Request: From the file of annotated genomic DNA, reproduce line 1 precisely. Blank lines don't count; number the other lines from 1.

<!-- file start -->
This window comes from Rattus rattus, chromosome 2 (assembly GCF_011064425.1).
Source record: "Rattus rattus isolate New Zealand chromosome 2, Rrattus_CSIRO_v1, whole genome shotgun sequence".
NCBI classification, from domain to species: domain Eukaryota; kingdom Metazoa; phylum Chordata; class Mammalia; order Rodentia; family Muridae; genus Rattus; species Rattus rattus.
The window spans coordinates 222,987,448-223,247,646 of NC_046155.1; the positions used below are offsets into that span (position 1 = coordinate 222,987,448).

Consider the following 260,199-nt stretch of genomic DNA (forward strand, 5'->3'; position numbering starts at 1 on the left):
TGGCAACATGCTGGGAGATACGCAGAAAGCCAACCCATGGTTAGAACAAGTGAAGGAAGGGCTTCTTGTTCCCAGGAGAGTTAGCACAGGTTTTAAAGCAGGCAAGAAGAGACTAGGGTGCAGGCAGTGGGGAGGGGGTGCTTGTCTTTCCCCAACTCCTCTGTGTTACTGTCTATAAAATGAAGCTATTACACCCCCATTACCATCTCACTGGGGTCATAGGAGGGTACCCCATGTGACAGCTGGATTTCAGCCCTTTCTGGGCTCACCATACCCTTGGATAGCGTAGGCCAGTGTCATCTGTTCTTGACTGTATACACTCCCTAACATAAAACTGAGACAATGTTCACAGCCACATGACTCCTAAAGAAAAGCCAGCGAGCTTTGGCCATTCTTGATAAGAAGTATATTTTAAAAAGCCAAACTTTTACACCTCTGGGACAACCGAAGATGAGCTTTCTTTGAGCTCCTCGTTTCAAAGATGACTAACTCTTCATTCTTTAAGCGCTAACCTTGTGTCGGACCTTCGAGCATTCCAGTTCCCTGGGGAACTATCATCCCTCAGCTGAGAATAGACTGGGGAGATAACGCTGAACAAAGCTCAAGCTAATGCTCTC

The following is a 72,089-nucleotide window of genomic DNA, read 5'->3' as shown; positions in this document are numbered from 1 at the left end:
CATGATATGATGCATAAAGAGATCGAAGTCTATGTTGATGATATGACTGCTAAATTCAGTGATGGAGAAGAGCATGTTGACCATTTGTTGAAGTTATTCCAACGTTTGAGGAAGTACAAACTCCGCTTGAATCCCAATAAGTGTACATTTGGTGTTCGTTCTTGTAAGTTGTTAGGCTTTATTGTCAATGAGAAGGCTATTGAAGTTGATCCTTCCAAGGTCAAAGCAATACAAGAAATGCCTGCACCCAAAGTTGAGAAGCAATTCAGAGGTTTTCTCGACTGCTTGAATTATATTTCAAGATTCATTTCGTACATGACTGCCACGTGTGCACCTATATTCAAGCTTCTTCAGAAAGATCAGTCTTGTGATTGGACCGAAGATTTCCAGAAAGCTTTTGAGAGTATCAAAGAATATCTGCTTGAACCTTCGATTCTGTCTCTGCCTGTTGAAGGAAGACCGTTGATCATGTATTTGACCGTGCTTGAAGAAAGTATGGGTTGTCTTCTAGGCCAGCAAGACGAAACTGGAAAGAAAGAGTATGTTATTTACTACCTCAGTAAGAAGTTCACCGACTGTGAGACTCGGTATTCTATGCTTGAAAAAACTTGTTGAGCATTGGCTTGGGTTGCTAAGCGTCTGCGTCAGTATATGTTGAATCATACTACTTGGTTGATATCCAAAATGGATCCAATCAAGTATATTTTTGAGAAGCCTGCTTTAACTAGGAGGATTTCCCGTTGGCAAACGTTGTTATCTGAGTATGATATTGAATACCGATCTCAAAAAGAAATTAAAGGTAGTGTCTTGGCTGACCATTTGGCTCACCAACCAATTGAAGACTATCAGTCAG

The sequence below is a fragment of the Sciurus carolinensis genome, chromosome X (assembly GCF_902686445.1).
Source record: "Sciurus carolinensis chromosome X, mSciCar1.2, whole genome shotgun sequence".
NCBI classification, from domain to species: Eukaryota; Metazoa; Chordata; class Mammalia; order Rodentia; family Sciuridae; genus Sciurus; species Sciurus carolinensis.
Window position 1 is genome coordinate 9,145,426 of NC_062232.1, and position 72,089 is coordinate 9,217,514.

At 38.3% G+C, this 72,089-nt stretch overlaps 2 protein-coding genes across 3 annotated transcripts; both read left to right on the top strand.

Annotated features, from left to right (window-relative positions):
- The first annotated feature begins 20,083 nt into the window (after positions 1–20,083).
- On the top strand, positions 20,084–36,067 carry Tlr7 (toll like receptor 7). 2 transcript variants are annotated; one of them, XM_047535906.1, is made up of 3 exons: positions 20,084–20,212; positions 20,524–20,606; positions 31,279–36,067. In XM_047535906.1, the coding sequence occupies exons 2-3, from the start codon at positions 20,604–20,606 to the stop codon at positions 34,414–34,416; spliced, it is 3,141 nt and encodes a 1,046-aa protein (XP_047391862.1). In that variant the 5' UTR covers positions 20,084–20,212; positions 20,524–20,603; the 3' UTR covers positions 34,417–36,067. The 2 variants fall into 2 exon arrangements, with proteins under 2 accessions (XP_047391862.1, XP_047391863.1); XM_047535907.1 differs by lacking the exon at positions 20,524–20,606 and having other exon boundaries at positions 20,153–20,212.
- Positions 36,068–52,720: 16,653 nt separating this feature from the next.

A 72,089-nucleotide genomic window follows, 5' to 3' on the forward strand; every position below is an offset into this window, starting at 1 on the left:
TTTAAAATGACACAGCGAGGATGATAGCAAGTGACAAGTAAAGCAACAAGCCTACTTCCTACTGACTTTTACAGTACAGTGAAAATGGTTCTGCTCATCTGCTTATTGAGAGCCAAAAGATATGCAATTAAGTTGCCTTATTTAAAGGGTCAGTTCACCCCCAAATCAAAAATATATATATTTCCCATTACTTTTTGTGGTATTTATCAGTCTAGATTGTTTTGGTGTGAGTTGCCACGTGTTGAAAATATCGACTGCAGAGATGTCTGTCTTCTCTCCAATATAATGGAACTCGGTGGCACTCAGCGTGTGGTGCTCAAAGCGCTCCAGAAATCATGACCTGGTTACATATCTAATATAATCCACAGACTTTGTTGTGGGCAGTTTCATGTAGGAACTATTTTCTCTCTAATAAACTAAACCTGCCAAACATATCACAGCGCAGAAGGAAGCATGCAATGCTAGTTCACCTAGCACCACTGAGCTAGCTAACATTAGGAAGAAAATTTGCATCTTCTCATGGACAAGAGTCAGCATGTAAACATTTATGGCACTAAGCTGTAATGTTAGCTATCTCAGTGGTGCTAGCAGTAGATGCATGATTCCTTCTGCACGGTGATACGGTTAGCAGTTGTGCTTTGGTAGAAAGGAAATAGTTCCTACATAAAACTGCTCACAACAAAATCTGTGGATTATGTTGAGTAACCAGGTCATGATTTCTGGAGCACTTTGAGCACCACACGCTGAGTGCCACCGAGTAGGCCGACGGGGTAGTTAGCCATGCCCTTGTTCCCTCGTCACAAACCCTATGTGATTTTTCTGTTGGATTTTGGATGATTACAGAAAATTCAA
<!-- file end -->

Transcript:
This window comes from Rattus rattus, chromosome 2 (assembly GCF_011064425.1).